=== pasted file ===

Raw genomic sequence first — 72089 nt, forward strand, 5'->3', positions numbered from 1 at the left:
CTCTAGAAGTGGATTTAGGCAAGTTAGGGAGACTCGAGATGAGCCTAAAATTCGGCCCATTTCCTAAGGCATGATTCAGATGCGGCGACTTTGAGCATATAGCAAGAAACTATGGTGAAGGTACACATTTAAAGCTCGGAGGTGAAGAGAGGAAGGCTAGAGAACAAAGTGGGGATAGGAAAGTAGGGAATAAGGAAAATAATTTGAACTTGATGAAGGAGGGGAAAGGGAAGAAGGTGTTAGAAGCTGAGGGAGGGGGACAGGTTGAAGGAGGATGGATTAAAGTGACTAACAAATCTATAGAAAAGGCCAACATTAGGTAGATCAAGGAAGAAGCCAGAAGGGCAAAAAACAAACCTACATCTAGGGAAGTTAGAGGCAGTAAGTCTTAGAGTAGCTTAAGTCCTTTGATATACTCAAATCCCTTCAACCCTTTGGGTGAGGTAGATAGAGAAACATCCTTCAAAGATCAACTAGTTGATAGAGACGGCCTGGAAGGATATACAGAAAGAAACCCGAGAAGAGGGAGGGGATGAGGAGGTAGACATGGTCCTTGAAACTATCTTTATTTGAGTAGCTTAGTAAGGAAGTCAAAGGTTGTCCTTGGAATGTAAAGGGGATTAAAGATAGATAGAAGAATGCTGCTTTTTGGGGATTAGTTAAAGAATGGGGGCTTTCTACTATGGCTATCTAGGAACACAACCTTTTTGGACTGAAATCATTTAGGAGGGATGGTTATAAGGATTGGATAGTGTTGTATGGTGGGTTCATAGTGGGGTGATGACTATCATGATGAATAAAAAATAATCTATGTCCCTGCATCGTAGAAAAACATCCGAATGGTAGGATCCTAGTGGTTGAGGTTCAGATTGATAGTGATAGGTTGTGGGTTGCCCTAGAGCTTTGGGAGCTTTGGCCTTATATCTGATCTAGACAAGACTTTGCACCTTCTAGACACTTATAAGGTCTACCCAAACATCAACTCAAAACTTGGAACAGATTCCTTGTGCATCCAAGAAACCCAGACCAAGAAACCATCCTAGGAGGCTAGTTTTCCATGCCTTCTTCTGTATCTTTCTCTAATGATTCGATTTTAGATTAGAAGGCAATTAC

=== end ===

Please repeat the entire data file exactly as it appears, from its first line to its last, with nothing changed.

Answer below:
Raw genomic sequence first — 72089 nt, forward strand, 5'->3', positions numbered from 1 at the left:
CTCTAGAAGTGGATTTAGGCAAGTTAGGGAGACTCGAGATGAGCCTAAAATTCGGCCCATTTCCTAAGGCATGATTCAGATGCGGCGACTTTGAGCATATAGCAAGAAACTATGGTGAAGGTACACATTTAAAGCTCGGAGGTGAAGAGAGGAAGGCTAGAGAACAAAGTGGGGATAGGAAAGTAGGGAATAAGGAAAATAATTTGAACTTGATGAAGGAGGGGAAAGGGAAGAAGGTGTTAGAAGCTGAGGGAGGGGGACAGGTTGAAGGAGGATGGATTAAAGTGACTAACAAATCTATAGAAAAGGCCAACATTAGGTAGATCAAGGAAGAAGCCAGAAGGGCAAAAAACAAACCTACATCTAGGGAAGTTAGAGGCAGTAAGTCTTAGAGTAGCTTAAGTCCTTTGATATACTCAAATCCCTTCAACCCTTTGGGTGAGGTAGATAGAGAAACATCCTTCAAAGATCAACTAGTTGATAGAGACGGCCTGGAAGGATATACAGAAAGAAACCCGAGAAGAGGGAGGGGATGAGGAGGTAGACATGGTCCTTGAAACTATCTTTATTTGAGTAGCTTAGTAAGGAAGTCAAAGGTTGTCCTTGGAATGTAAAGGGGATTAAAGATAGATAGAAGAATGCTGCTTTTTGGGGATTAGTTAAAGAATGGGGGCTTTCTACTATGGCTATCTAGGAACACAACCTTTTTGGACTGAAATCATTTAGGAGGGATGGTTATAAGGATTGGATAGTGTTGTATGGTGGGTTCATAGTGGGGTGATGACTATCATGATGAATAAAAAATAATCTATGTCCCTGCATCGTAGAAAAACATCCGAATGGTAGGATCCTAGTGGTTGAGGTTCAGATTGATAGTGATAGGTTGTGGGTTGCCCTAGAGCTTTGGGAGCTTTGGCCTTATATCTGATCTAGACAAGACTTTGCACCTTCTAGACACTTATAAGGTCTACCCAAACATCAACTCAAAACTTGGAACAGATTCCTTGTGCATCCAAGAAACCCAGACCAAGAAACCATCCTAGGAGGCTAGTTTTCCATGCCTTCTTCTGTATCTTTCTCTAATGATTCGATTTTAGATTAGAAGGCAATTAC